That is the acronym imprinted on the aqua-colored bracelet, a memento which I, along with a number of others, picked up yesterday at the registration table for the Never Give Up Hope 10K held at Seneca Creek State Park in Gaithersburg, MD. The letters represent “What Would Hope Do?” This woman possessed the fiercest tenacity, the most vociferous outrage, the warmest affection, and a marvelous sense of humor. As a follow-up to Kevin’s post, here are a few photos and accompanying commentary.
At the registration table, we find a portrait of Hope and the basket containing the bracelets.
Caught here at the ready, in a pose of characteristic gesticulation, is Kevin (black gloves, white singlet) chatting with Dave, the young fellow with the shades and tattoo on his upper left arm. Dave finished in fourth place, and is a pretty swift guy. He’s also rational, cynical, and funny as hell which gives me hope for the next generation.
If he’s so inclined, Kevin can add his time to 8 significant figures here (not that he is anal retentive or anything about his racing data), but i’ll just note that he was the 1st place guy and overall winner. See…he’s so fast that the photo is blurred. Alternatively, this photo may just have been expanded from Beck as a speck.
Among the one hundred runners was a surprise guest, and one who I can’t help but think Hope would have been thrilled to have running in her race. Her back is turned to the camera (a superb photographer I am not), but the woman with the long dark hair and the black and yellow attire who is chatting with Kevin and Dave (left) is Patti Catalano Dillon. Patti burned up the roads in the 70′s and 80′s, and hers is likewise a story of determination. Her presence at Hope’s race was fitting.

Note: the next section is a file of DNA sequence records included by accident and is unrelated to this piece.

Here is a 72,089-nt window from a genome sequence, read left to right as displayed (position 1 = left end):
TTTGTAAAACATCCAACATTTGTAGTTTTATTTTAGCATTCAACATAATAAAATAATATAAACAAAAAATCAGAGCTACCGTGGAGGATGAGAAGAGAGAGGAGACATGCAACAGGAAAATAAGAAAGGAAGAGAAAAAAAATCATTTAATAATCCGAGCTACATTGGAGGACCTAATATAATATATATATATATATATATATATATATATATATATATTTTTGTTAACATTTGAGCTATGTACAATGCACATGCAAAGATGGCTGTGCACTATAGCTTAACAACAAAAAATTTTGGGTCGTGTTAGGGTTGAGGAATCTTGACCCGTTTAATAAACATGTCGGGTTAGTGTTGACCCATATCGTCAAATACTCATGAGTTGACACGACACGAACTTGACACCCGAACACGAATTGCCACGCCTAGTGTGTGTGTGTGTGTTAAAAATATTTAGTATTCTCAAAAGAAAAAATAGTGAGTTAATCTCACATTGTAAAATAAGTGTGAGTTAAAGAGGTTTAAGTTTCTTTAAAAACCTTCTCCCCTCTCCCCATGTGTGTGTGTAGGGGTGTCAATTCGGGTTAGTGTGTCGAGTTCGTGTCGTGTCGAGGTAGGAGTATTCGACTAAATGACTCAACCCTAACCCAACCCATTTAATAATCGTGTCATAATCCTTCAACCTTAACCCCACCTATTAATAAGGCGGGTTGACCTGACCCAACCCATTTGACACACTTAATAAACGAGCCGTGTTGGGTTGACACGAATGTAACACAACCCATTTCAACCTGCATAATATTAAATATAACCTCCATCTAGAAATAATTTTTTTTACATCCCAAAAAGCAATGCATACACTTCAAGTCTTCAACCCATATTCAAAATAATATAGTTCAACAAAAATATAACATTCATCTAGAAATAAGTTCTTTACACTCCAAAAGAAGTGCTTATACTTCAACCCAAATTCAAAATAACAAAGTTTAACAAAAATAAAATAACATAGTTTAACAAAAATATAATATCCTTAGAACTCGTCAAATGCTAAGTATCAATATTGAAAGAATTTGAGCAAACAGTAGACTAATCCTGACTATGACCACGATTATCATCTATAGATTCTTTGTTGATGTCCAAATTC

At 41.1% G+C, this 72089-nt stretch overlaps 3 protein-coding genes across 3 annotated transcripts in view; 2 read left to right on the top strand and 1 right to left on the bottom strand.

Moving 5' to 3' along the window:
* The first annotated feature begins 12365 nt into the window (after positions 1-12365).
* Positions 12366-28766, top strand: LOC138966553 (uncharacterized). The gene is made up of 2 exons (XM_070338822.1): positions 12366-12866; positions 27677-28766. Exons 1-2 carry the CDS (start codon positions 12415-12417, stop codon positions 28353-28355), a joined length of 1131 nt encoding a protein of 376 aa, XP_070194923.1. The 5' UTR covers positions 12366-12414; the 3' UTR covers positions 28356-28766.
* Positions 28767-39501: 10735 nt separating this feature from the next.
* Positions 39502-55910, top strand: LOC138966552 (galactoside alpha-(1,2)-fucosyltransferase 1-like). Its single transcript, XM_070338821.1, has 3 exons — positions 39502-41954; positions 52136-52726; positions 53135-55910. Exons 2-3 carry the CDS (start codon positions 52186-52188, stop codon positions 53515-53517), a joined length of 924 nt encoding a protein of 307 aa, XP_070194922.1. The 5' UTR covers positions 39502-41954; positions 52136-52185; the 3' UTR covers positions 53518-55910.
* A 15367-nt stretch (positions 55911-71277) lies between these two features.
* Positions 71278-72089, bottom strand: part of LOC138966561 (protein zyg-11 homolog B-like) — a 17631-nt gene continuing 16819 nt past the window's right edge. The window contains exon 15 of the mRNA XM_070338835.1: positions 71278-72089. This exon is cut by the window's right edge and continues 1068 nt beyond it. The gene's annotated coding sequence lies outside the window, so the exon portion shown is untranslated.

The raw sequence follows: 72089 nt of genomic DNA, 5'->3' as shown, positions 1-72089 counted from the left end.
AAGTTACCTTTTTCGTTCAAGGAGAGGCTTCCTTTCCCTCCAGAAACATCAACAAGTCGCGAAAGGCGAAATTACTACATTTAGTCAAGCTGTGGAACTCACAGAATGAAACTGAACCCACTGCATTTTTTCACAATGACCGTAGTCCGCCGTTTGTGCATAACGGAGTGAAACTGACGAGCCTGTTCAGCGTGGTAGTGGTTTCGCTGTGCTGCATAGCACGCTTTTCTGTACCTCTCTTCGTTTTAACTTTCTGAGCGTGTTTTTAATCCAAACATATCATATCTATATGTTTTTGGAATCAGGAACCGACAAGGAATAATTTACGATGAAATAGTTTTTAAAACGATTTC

Hope inspired many runners, and certainly, even as a fat old hobbyjogger, I admired her dedicated push toward athletic accomplishment. But more than that, Hope was, and continues to be, my muse. She placed a laughing, raging, insightful human face onto my abstract scientific pursuits of cancer targets. We would laugh and cry during lengthy phone conversations about her chemotherapy and how she felt about the disease. Hope’s breast cancer was of the Her2/neu (ErbB-2) positive type, that is, the ErbB2 receptor tyrosine kinase’s expression becomes dysregulated and feeds aggressively into cell proliferation and angiogenesis. Hope’s oncologist treated her with state-of-the-art medications, including Herceptin, a monoclonal antibody, which targets the ErbB-2 kinase. It’s one thing to think about the ErbB-2′s enzymology, how its regulation goes awry, and how its constituitive activity sets in motion the spread of the cancer. It’s another when your friend is describing her treatments, her worry that potential adverse cardiovascular effects will cut into her cherished time on the treadmill, and the looming question: will it work?
Many people at the race will wear that bracelet, and eck out more miles in their pursuit of faster race times or just plain fitness. Indeed, I will wear it for the latter, and I am assured that Hope would soundly kick my jiggling ass for allowing it to become so out-of-shape. I will also wear it to remind myself that I am engaged in discovery research not only for the gee-whiz-ain’t-this-interesting factor, but also to find more effective (and hopefully not astronomically priced) cancer treatments.
Thanks to Hope’s family and friends for organizing this event, and here’s a big hat tip to Hope herself. May her memory continue to inspire us in myriad ways.